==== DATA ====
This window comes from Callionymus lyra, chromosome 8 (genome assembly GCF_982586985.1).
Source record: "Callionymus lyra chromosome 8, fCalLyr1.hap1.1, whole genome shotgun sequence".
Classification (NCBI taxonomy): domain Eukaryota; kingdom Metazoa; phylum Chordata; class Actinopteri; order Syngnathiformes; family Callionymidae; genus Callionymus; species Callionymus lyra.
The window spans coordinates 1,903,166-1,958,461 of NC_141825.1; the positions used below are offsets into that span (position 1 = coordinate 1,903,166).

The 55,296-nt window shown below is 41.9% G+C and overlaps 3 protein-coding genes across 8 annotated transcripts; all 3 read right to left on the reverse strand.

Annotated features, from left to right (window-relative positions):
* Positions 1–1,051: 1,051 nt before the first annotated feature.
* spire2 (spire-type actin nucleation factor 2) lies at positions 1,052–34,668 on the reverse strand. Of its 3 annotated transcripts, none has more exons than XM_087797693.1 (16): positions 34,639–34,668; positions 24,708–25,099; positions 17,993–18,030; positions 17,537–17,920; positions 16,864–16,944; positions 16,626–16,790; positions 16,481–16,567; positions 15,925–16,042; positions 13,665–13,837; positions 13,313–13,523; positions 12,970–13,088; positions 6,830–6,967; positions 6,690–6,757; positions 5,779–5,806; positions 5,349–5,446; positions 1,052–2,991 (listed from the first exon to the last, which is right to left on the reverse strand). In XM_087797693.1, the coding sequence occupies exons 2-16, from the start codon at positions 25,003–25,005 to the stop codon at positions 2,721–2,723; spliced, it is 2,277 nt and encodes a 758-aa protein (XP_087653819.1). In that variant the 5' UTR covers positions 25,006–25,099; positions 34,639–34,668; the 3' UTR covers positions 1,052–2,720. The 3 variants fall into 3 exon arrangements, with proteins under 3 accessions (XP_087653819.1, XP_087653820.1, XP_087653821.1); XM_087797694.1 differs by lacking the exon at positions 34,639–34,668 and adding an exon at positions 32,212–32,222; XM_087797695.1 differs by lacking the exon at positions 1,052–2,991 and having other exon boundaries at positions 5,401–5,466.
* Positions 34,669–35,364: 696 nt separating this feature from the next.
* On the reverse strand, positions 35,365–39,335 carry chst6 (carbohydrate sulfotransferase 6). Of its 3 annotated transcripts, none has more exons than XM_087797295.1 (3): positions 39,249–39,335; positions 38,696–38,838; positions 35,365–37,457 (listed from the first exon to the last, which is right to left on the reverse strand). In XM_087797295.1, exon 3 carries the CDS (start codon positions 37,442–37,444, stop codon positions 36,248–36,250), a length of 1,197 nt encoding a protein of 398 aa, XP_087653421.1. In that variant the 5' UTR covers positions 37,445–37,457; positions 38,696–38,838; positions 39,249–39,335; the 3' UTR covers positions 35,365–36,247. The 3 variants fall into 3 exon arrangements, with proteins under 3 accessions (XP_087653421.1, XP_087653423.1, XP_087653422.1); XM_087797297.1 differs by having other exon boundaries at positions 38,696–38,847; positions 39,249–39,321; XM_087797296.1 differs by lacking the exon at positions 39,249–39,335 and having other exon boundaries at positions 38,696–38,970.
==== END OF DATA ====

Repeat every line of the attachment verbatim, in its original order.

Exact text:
This window comes from Callionymus lyra, chromosome 8 (genome assembly GCF_982586985.1).
Source record: "Callionymus lyra chromosome 8, fCalLyr1.hap1.1, whole genome shotgun sequence".
Classification (NCBI taxonomy): domain Eukaryota; kingdom Metazoa; phylum Chordata; class Actinopteri; order Syngnathiformes; family Callionymidae; genus Callionymus; species Callionymus lyra.
The window spans coordinates 1,903,166-1,958,461 of NC_141825.1; the positions used below are offsets into that span (position 1 = coordinate 1,903,166).

The 55,296-nt window shown below is 41.9% G+C and overlaps 3 protein-coding genes across 8 annotated transcripts; all 3 read right to left on the reverse strand.

Annotated features, from left to right (window-relative positions):
* Positions 1–1,051: 1,051 nt before the first annotated feature.
* spire2 (spire-type actin nucleation factor 2) lies at positions 1,052–34,668 on the reverse strand. Of its 3 annotated transcripts, none has more exons than XM_087797693.1 (16): positions 34,639–34,668; positions 24,708–25,099; positions 17,993–18,030; positions 17,537–17,920; positions 16,864–16,944; positions 16,626–16,790; positions 16,481–16,567; positions 15,925–16,042; positions 13,665–13,837; positions 13,313–13,523; positions 12,970–13,088; positions 6,830–6,967; positions 6,690–6,757; positions 5,779–5,806; positions 5,349–5,446; positions 1,052–2,991 (listed from the first exon to the last, which is right to left on the reverse strand). In XM_087797693.1, the coding sequence occupies exons 2-16, from the start codon at positions 25,003–25,005 to the stop codon at positions 2,721–2,723; spliced, it is 2,277 nt and encodes a 758-aa protein (XP_087653819.1). In that variant the 5' UTR covers positions 25,006–25,099; positions 34,639–34,668; the 3' UTR covers positions 1,052–2,720. The 3 variants fall into 3 exon arrangements, with proteins under 3 accessions (XP_087653819.1, XP_087653820.1, XP_087653821.1); XM_087797694.1 differs by lacking the exon at positions 34,639–34,668 and adding an exon at positions 32,212–32,222; XM_087797695.1 differs by lacking the exon at positions 1,052–2,991 and having other exon boundaries at positions 5,401–5,466.
* Positions 34,669–35,364: 696 nt separating this feature from the next.
* On the reverse strand, positions 35,365–39,335 carry chst6 (carbohydrate sulfotransferase 6). Of its 3 annotated transcripts, none has more exons than XM_087797295.1 (3): positions 39,249–39,335; positions 38,696–38,838; positions 35,365–37,457 (listed from the first exon to the last, which is right to left on the reverse strand). In XM_087797295.1, exon 3 carries the CDS (start codon positions 37,442–37,444, stop codon positions 36,248–36,250), a length of 1,197 nt encoding a protein of 398 aa, XP_087653421.1. In that variant the 5' UTR covers positions 37,445–37,457; positions 38,696–38,838; positions 39,249–39,335; the 3' UTR covers positions 35,365–36,247. The 3 variants fall into 3 exon arrangements, with proteins under 3 accessions (XP_087653421.1, XP_087653423.1, XP_087653422.1); XM_087797297.1 differs by having other exon boundaries at positions 38,696–38,847; positions 39,249–39,321; XM_087797296.1 differs by lacking the exon at positions 39,249–39,335 and having other exon boundaries at positions 38,696–38,970.